The question has been raised and answered in the affirmative in Allah: A Christian Response by Miroslav Volf. In addition to this helpful review, I thought it would be nice to get Calvin's perspective on this issue. The context is Calvin's distinction between the knowledge of God the Creator and the knowledge of God the Redeemer in Christ. At first this distinction might seem to support the notion that adherents of the great monotheistic religions - Judaism, Christianity, Islam - all worship the same Creator God. But in light of Calvin's teaching concerning man's depravity, which has plunged him into spiritual blindness that leads to the creation of false notions of God, i.e., idols, it becomes clear that for Calvin, God cannot be truly known and worshipped even as Creator apart from Christ. He writes:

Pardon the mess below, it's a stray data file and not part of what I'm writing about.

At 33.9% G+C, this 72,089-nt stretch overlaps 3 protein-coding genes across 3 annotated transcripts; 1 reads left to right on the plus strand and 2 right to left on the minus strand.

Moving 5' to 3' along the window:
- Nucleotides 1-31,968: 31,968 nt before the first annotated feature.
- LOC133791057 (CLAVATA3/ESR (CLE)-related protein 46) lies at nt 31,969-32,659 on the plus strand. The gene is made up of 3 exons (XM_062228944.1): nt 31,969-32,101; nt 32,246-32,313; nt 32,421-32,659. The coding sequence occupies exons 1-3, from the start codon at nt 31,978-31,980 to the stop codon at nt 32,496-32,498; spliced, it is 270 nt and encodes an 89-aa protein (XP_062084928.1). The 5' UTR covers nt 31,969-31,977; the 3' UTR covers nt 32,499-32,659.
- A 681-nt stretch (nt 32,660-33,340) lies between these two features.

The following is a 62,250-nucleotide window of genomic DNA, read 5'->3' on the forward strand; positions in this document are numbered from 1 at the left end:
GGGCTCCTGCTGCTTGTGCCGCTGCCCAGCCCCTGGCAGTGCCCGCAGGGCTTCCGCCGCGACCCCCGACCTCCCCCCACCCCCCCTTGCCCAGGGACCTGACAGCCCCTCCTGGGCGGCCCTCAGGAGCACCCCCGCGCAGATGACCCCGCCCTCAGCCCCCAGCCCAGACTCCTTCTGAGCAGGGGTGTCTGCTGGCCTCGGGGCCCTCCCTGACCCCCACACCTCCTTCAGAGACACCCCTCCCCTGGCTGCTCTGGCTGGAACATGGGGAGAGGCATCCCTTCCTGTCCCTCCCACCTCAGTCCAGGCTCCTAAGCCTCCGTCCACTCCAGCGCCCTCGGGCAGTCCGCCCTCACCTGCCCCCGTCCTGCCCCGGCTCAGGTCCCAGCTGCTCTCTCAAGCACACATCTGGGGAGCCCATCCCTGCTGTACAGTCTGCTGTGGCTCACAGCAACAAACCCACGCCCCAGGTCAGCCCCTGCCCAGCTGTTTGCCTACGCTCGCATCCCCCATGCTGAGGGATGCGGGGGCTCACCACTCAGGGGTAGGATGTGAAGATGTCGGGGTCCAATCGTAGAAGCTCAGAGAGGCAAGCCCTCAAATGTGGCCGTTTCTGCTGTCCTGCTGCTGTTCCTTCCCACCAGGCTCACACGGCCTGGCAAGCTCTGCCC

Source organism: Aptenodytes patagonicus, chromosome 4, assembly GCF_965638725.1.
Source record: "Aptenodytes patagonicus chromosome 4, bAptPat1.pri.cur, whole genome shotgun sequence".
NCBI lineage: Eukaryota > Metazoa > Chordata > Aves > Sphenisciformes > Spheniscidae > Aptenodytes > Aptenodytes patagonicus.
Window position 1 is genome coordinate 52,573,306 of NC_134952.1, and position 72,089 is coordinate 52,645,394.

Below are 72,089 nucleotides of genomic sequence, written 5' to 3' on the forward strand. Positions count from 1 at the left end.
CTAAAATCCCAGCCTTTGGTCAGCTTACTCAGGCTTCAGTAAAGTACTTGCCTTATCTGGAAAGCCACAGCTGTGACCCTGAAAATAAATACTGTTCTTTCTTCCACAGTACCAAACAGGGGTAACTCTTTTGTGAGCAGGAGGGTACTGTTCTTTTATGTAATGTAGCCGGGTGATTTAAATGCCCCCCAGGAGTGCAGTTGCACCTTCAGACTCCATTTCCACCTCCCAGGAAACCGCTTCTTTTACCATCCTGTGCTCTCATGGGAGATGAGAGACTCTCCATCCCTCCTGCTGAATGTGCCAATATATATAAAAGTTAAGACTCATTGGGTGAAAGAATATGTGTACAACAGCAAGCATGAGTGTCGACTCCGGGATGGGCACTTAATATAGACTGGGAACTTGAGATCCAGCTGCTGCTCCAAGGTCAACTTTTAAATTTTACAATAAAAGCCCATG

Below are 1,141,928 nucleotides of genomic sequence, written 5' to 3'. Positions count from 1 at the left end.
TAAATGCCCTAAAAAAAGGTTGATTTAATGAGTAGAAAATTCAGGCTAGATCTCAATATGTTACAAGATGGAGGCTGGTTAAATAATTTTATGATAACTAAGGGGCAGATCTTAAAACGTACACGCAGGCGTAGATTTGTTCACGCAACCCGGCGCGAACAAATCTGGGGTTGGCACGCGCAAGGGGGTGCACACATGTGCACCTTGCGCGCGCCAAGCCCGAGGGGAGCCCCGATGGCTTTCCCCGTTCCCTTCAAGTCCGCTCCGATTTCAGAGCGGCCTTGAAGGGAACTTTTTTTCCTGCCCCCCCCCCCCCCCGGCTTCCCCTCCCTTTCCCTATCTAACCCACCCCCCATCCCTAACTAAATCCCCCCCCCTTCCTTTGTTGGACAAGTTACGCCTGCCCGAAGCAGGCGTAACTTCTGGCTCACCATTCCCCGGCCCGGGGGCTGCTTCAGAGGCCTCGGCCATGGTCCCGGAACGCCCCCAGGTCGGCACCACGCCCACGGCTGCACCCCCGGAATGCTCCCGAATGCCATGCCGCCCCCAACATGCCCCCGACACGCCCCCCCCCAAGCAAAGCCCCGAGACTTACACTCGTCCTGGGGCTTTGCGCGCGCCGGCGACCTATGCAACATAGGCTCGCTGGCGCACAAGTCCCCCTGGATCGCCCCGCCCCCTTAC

Christ tells his disciples to believe in him, in order that they might have a distinct and complete belief in God, “Ye believe in God, believe also in me” (John 14:1). For although, properly speaking, faith rises from Christ to the Father, he intimates, that even when it leans on God, it gradually vanishes away, unless he himself interpose to give it solid strength. The majesty of God is too high to be scaled up to by mortals, who creep like worms on the earth. Therefore, the common saying that God is the object of faith (Lactantius, lib. 4 c. 16), requires to be received with some modification. When Christ is called the image of the invisible God (Col 1:15), the expression is not used without cause, but is designed to remind us that we can have no knowledge of our salvation, until we behold God in Christ ... What I wish to impress upon my readers in this way is, that the first step in piety is, to acknowledge that God is a Father, to defend, govern, and cherish us, until he brings us to the eternal inheritance of his kingdom; that hence it is plain, as we lately observed, there is no saving knowledge of God without Christ, and that, consequently, from the beginning of the world Christ was held forth to all the elect as the object of their faith and confidence. In this sense, Irenaeus says, that the Father, who is boundless in himself, is bounded in the Son, because he has accommodated himself to our capacity, lest our minds should be swallowed up by the immensity of his glory (Irenaeus, lib. 4 cap. 8) ... God is comprehended in Christ alone. The saying of John was always true, “whosoever denieth the Son, the same has not the Father” (1 John 2:23). For though in old time there were many who boasted that they worshipped the Supreme Deity, the Maker of heaven and earth, yet as they had no Mediator, it was impossible for them truly to enjoy the mercy of God, so as to feel persuaded that he was their Father. Not holding the head, that is, Christ, their knowledge of God was evanescent; and hence they at length fell away to gross and foul superstitions betraying their ignorance, just as the Turks in the present day, who, though proclaiming, with full throat, that the Creator of heaven and earth is their God, yet by their rejection of Christ, substitute an idol in his place. (Institutes II.vi.4).